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How far can a motor be overloaded?

  1. Jun 12, 2010 #1
    According to the caculation, we need a 40kW 3 phase AC asychorne motor. Could we use 37kW AC motor instead of 40kW? If yes, what kind of precautions have to be taken?

    thanks
     
  2. jcsd
  3. Jun 12, 2010 #2

    CompuChip

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    I don't know what kind of calculations you did, but are you sure you didn't understimate the power requirement?
    If you ignored things like friction and people holding it with their fingers then you might prefer something higher than 40 kW instead?
     
  4. Jun 13, 2010 #3

    russ_watters

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    Most motors have a service factor of 1.15, meaning they can be run for shot durations at 115% of nameplate rating. But as CompuChip suggested, you're not giving yourself any safety factor and you really should ask yourself just how confident you are in your calcs and whether the peace of mind and assurance of lifespan of having a properly sized motor is worth the extra 5% cost.

    Put another way, the cost difference between the two motors is equivalent to the cost of the first four days of running the motor (assuming it runs 24 hrs a day). So is it really worth it to skimp?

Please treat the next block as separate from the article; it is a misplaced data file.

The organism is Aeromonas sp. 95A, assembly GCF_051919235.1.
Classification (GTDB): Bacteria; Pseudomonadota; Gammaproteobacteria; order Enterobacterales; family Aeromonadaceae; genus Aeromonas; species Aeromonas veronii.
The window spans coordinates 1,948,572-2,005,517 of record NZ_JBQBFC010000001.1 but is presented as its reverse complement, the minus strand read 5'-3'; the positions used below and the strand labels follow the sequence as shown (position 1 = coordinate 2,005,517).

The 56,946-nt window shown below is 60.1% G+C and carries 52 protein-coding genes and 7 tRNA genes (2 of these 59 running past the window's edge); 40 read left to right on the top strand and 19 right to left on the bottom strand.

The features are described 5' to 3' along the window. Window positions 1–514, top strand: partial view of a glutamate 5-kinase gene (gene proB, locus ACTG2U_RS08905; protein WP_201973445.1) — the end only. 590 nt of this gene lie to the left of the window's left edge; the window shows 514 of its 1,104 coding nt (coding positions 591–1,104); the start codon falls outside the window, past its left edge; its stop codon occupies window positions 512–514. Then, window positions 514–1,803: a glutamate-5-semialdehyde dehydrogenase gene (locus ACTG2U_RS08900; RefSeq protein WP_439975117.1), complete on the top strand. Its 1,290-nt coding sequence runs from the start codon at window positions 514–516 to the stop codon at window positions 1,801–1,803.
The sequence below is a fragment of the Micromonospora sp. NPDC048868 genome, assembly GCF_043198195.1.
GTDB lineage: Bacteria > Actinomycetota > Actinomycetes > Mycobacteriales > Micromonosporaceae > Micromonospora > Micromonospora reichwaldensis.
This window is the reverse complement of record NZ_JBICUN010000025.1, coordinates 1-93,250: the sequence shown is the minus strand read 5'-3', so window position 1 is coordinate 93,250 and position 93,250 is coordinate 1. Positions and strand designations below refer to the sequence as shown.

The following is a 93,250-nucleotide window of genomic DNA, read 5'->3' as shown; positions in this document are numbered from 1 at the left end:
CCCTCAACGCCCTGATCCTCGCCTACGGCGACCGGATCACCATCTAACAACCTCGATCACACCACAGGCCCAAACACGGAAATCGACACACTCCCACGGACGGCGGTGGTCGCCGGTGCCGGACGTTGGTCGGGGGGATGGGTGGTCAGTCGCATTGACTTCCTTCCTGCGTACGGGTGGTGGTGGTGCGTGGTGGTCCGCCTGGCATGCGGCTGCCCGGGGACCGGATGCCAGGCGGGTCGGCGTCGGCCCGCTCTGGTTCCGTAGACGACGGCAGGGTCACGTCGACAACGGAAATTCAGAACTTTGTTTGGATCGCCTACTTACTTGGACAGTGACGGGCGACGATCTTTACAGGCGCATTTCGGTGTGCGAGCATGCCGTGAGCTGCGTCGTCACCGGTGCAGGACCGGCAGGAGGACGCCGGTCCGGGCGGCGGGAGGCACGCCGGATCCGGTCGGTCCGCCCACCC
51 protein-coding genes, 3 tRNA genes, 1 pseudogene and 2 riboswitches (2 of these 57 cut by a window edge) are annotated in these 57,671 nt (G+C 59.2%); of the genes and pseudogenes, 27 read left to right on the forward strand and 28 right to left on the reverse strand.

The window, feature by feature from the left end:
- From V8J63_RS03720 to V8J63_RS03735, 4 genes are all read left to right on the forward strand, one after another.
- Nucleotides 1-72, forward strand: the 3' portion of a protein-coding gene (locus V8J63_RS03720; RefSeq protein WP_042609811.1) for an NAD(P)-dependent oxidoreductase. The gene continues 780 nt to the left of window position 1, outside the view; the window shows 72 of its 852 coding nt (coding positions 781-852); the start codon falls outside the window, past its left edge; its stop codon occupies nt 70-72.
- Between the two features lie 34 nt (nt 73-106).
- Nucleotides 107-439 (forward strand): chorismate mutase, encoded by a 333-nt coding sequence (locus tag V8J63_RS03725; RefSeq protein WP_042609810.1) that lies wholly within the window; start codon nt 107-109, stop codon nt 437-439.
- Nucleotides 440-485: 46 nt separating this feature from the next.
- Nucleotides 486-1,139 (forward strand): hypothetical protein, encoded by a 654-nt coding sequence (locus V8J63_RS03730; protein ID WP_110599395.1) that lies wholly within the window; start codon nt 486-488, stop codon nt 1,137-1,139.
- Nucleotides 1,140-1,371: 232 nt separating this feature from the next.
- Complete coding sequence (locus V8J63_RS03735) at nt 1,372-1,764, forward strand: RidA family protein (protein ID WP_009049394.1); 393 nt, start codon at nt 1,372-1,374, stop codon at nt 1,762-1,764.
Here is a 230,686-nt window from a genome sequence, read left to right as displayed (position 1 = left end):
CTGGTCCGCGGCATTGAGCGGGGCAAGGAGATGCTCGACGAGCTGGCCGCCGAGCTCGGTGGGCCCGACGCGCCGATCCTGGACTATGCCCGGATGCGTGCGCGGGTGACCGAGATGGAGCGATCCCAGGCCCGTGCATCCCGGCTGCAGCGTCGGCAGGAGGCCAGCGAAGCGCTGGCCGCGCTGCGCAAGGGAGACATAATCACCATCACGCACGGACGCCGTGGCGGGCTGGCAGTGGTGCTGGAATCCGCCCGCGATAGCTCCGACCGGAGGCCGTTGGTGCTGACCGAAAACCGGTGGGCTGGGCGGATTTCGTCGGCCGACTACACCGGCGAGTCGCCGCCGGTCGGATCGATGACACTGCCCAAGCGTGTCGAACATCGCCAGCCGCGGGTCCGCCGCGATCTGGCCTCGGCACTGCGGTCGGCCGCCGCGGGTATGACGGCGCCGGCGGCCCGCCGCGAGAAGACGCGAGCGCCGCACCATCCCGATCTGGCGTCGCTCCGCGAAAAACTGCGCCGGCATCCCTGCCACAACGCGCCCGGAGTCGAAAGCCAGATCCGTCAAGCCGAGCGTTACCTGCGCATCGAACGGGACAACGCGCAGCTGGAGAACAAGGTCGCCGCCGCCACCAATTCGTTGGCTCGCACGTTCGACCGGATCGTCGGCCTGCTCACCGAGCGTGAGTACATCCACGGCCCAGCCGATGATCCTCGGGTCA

5. Jun 14, 2010 #4
    Service factor (SF) is an indication of how much overload a motor can withstand when operating normally within the correct voltage tolerances. For example, the standard SF for open drip-proof (ODP) motors is 1.15. This means that a 10-hp motor with a 1.15 SF could provide 11.5 hp when required for short-term use. Some fractional horsepower motors have higher service factors, such as 1.25, 1.35, and even 1.50. In general, it's not a good practice to size motors to operate continuously above rated load in the service factor area. Motors may not provide adequate starting and pull-out torques, and incorrect starter/overload sizing is possible.
    Traditionally, totally enclosed fan cooled (TEFC) motors had an SF of 1.0, but most manufacturers now offer TEFC motors with service factors of 1.15, the same as on ODP motors. Most hazardous location motors are made with an SF of 1.0, but some specialized units are available for Class I applications with a service factor of 1.15.

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